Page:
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Germany Threatens Funding Cut For Galileo If No German Companies Are Involved

Galileo faces endless infighting among European nations on how to spend billion of euros on their antiquated industrial combines trying to build a product that you can buy for a few dollars from any electronic device supplier.
Berlin, Germany (SPX) Jun 21, 2005
Transport Minister Manfred Stolpe threatened Tuesday to cut its funding for the European satellite navigation system Galileo if the consortium in charge of the operation refuses to involve more German companies - AFX reported late Tuesday.

'If an agreement to bring more business back to Germany isn't found, the entire Galileo project will be threatened', AFX quoted Stolpe as saying.

The German government is opposed to the joint proposal put forward by the two consortia competing for the contract, INavSat and Eurely.

EADS, Thales and Inmarsat are members of iNavSat, while Alcatel, Finmeccanica SpA, Aena and Hispasat form the Eurely venture.

Stolpe believes that, given the number of companies already involved, there will no further opportunity for German businesses to get involved.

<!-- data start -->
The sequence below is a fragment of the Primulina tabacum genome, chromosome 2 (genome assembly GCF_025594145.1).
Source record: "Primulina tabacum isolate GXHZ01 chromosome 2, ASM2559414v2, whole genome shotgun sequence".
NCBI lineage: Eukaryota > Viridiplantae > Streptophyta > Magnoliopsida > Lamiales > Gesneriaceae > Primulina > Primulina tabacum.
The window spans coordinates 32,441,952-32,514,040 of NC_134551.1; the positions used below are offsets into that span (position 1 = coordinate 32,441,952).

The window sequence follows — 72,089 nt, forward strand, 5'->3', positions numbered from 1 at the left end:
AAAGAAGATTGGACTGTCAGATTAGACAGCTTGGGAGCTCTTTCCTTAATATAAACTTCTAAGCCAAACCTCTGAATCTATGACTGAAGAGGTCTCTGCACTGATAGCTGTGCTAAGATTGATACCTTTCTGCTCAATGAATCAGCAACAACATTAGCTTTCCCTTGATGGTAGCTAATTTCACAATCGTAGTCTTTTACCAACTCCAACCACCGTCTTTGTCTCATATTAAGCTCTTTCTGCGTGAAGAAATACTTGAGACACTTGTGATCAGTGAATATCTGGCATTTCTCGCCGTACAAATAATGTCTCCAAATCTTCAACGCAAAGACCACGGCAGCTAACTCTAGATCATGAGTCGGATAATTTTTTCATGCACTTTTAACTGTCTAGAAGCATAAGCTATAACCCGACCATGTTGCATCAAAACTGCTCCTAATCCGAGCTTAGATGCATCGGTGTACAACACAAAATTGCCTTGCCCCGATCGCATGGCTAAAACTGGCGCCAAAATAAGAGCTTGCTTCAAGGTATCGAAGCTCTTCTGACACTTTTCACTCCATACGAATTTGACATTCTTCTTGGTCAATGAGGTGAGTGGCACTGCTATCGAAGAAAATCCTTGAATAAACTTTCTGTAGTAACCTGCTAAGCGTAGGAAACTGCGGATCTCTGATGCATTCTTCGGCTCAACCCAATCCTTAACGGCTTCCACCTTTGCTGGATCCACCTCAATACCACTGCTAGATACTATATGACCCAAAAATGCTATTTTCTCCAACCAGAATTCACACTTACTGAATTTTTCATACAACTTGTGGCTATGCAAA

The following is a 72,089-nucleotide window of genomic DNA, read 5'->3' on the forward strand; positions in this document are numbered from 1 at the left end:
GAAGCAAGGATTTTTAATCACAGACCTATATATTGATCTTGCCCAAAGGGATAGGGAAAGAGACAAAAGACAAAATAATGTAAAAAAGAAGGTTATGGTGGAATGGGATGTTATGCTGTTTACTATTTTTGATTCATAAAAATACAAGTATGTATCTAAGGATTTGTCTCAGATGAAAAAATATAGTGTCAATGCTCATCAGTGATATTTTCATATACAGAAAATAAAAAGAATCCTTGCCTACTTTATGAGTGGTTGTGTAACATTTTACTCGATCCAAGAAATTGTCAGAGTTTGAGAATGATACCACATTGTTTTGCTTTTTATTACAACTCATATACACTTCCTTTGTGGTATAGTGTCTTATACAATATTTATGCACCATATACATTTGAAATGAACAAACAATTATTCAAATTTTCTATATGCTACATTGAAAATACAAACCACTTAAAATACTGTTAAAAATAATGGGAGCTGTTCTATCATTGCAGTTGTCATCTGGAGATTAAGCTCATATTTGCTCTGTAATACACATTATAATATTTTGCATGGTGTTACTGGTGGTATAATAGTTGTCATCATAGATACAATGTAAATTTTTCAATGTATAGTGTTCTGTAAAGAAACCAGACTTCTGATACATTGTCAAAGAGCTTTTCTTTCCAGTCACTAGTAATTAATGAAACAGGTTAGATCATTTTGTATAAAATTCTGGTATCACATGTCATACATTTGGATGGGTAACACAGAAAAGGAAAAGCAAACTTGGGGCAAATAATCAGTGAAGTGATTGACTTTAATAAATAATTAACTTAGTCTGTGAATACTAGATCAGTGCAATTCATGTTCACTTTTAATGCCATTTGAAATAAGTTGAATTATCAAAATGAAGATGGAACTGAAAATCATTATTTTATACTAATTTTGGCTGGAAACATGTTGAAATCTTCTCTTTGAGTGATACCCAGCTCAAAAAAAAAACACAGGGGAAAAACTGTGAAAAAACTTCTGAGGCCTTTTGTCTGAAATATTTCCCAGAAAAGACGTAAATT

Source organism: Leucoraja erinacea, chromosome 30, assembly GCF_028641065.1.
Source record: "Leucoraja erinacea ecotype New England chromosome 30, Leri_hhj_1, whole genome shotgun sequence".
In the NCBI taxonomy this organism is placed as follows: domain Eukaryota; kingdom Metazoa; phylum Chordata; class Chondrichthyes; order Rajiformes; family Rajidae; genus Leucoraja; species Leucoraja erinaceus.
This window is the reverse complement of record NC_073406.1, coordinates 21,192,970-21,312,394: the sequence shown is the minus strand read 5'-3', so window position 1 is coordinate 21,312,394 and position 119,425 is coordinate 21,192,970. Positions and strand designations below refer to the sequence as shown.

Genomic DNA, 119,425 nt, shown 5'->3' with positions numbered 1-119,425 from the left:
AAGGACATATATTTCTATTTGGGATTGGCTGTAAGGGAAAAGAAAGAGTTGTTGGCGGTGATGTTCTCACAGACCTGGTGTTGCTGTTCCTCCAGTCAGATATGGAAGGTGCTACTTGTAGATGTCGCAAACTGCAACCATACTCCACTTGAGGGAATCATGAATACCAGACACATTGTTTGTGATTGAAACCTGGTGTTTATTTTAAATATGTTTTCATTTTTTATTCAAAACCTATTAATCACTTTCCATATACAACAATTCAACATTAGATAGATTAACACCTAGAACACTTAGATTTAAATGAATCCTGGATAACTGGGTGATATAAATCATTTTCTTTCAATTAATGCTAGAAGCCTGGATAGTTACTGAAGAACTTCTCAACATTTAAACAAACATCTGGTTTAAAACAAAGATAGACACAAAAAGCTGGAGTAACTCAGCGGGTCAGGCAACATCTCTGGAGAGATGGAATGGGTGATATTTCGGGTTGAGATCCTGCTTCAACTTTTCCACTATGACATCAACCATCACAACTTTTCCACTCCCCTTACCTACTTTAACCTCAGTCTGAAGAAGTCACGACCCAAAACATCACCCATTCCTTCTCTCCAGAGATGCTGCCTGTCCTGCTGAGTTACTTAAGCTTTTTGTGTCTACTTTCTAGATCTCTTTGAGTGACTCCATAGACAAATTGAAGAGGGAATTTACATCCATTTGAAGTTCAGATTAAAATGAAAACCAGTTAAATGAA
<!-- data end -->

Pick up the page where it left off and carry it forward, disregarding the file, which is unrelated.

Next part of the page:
The German companies Jenoptik and T-Systems had initially hoped to play a complementary role in one or other of the consortia.

Germany is the largest contributor to the project, having already committed 100 million euros with a further 80 million euros to allocate in the near term.

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EGNOS System Delivered To ESA By Industry
Paris, France (SPX) Jun 22, 2005
A key step for satellite navigation in Europe was achieved on 16 June 2005, with the formal completion of the technical qualification of the European Geostationary Navigation Overlay Service (EGNOS) and the acceptance of the EGNOS system delivered to ESA.

Eurely, iNavSat Consortia Deliver A Joint Proposal For The Galileo Concession
Brussels (SPX) Jun 21, 2005
The founding members of the Eurely and iNavSat consortia delivered Monday their joint proposal for the Galileo Concession to the Galileo Joint Undertaking (GJU).

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